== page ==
Eureka! Simple Wikipedia

Good lord! Tipped off by xkcd I have discovered Simple Wikipedia!

With such gems as:

The brain is a part of the body that allows us to make sense of the world around us and to change our behavior to respond to it. In most animals, the brain is inside the head. The brain is kept safe by the skull and by layers of tissue under it called the meninges.

The brain does the thinking, learning, and feeling for the body. It is the source of consciousness, but it also controls basic body functions, like breathing, that happens without a person realizing it. All the information about the world gathered by our five senses is sent through nerves into the brain, allowing us to see, hear, smell, taste and feel things. The brain processes this information so that we can experience it as pictures, sounds, and so on. The brain also uses nerves to tell the body what to do, for example by telling muscles to move or our heart to beat faster.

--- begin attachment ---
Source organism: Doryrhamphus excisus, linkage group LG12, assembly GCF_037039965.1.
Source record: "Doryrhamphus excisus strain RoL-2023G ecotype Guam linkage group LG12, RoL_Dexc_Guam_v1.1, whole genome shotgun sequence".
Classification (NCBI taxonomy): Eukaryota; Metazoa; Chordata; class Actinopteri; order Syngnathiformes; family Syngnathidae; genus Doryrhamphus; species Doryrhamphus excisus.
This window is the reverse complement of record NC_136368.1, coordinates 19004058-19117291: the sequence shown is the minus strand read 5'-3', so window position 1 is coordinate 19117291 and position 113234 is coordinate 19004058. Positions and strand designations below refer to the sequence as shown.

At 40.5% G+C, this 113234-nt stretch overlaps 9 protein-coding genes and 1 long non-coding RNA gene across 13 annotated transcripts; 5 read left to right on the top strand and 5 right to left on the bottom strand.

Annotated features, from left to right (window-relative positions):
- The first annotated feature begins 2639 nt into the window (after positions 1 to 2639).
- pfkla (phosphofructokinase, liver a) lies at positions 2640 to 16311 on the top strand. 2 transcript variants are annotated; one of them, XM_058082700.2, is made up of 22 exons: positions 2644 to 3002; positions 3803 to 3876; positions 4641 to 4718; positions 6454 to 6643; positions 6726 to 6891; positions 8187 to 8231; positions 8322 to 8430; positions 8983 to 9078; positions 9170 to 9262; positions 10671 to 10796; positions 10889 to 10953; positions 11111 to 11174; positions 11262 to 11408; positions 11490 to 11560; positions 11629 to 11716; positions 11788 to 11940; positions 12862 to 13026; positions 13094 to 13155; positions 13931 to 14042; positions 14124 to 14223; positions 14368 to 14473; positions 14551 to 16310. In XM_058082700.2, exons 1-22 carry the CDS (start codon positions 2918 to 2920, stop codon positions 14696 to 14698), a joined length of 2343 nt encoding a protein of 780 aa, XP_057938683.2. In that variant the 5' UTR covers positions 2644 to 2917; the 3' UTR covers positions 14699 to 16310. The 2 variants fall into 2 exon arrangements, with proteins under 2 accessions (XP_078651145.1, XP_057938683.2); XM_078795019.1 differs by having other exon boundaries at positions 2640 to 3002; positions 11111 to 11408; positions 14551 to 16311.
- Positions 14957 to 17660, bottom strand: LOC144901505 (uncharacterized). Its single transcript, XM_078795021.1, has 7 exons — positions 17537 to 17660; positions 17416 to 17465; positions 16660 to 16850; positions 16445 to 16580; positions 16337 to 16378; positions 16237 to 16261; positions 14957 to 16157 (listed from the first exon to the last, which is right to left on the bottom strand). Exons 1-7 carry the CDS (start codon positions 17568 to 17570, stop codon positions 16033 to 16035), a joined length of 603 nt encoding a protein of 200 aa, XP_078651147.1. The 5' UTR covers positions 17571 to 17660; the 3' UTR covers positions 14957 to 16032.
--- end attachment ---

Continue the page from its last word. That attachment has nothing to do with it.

This is from Simple Brain. Compare with the equivalent paragraphs of Normal Brain.

The brain is the center of the nervous system in all vertebrate, and most invertebrate, animals. Some primitive animals such as jellyfish and starfish have a decentralized nervous system without a brain, while sponges lack any nervous system at all. In vertebrates, the brain is located in the head, protected by the skull and close to the primary sensory apparatus of vision, hearing, balance, taste, and smell.

From a biological perspective, the function of a brain is to generate behaviors that promote the genetic fitness of an animal. To do this, it extracts enough relevant information from sense organs to refine actions. Sensory signals may stimulate an immediate response as when the olfactory system of a deer detects the odor of a wolf; they may modulate an ongoing pattern of activity as in the effect of light-dark cycles on an organism’s sleep-wake behavior; or their information may be stored in case of future relevance. The brain manages its complex task by orchestrating functional subsystems, which can be categorized in a number of ways: anatomically, chemically, and functionally.

Fascinating! Who would have thunk?

One comment

  1. Joanna says:

    It’s great for accessible definitions of things. I use it as a first step to get the general idea, and then go to normal wikipedia to get details if necessary. It’s also good to read to try and make yourself write in simple language (a nice change from writing in “academicese”)

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